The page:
Powell’s at elevation 3,619 today. That’s nearly a hundred feet above the critical threshold of 3,525, below which Powell starts to have problems generating power and delivering needed water downstream. That sounds like a lot, but remember that Powell dropped near 100 feet in the first four years of the 21st century. As you can see from the graph, Powell’s been rising slowly, but it can drop in a hurry.
We now have an answer to the question of where the money will come from for a billion dollar diversion to take water from the Gila River, a Colorado River tributary in southwestern New Mexico.
Laura Paskus has the scoop on this week’s decision by the project’s governing body to abandon the Cadillac versions of the project that were under study and stick with a far more modest project:
This week the state agency in charge of building a controversial diversion on the Gila River has reined in earlier – and costlier – plans for capturing the river’s water. The agency’s decision might mean good news for project critics who feared its environmental consequences and high cost. But many questions remain around how much money the state has to build the project, the location and scale of the diversion, and who would buy the water once it’s built.
At a meeting on Tuesday, the New Mexico Central Arizona Project Entity, or NMCAPE, directed its engineering contractor to continue studying only those projects that would cost $80-100 million to build. That’s how much funding New Mexico anticipates receiving from the federal government to develop water from the Gila and perhaps its tributary, the San Francisco River.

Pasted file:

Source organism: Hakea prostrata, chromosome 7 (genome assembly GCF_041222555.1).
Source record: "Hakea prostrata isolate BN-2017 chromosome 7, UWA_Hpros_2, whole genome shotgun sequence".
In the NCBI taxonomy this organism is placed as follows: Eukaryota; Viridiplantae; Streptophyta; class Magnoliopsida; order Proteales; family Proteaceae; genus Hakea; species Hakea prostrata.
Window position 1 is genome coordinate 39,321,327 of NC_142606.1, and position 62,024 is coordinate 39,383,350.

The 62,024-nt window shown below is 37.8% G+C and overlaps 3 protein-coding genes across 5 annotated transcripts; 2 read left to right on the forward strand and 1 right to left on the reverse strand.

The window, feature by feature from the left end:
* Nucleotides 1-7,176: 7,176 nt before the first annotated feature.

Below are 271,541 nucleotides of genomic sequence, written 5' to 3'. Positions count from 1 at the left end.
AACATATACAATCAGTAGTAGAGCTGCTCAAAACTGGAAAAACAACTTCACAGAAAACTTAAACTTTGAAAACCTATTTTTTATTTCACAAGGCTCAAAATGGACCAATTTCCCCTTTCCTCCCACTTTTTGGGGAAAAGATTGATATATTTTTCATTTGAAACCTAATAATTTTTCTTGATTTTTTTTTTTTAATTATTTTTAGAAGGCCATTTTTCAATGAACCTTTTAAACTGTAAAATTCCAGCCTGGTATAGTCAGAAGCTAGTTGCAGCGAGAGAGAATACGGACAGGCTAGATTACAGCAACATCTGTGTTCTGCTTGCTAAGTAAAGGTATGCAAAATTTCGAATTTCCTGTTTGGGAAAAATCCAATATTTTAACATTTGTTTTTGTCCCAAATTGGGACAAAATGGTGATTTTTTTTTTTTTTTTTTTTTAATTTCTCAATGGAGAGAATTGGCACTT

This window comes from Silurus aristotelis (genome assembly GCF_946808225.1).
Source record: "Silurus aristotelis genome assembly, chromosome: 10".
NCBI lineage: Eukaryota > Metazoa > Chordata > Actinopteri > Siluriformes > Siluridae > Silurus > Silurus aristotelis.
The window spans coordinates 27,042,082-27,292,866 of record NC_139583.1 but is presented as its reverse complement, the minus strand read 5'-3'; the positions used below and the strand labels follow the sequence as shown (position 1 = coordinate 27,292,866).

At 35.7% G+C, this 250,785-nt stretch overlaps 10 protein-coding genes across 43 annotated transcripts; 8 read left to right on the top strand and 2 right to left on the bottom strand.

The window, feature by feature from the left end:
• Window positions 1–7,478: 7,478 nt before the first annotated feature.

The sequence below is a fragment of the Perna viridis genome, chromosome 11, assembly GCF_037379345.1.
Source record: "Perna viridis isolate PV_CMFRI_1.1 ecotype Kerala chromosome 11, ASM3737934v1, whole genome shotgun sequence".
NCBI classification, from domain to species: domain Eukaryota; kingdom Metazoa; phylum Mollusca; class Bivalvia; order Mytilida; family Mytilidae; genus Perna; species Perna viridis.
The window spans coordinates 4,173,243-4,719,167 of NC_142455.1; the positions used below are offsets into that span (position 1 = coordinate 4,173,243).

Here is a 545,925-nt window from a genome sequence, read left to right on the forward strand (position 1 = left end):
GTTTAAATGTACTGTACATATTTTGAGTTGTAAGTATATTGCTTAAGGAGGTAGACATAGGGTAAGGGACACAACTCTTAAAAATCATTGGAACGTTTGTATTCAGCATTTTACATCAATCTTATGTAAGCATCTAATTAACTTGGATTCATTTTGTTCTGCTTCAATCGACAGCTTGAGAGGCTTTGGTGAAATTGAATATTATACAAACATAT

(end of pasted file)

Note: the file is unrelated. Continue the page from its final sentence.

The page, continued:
With that vote, the NMCAPE officially rejected earlier large-scale plans, including one with an estimated billion dollar price tag. By tamping down the budget, the board also acknowledged that the project will be smaller – and not one capable of delivering all 14,000 acre feet of water the state has rights to under federal law.
This is one of my favorite weather times of year in Albuquerque, the moment of anticipation when our monsoon looms. As monsoons go, it’s a pretty modest affair, and I’d frequently get crap from Albuquerque Journal readers objecting to the term – it’s not a real monsoon, someone who’s been to south Asia would frequently complain.
The pattern, and the reason the pattern matters culturally, is the same: an arid foresummer, hot and dry with a whiff of danger, followed by a moisture pump streaming up from the ocean and then those refreshing afternoon/evening showers.
monsoon creeping north through Mexico
The first thing to watch for is the rain creeping up the Sierra Madre in central Mexico.
And rising dewpoints. Albuquerque’s dewpoints shot up four days ago, and have been staying high since.
Most important, though, is tracking the nights Lissa and I sit in the shelter of our front porch watching the rain splatter our driveway, counting the seconds between seeing the lightning and hearing the thunder, and grinning a bit.
First one of those last night. So check. The monsoon approaches.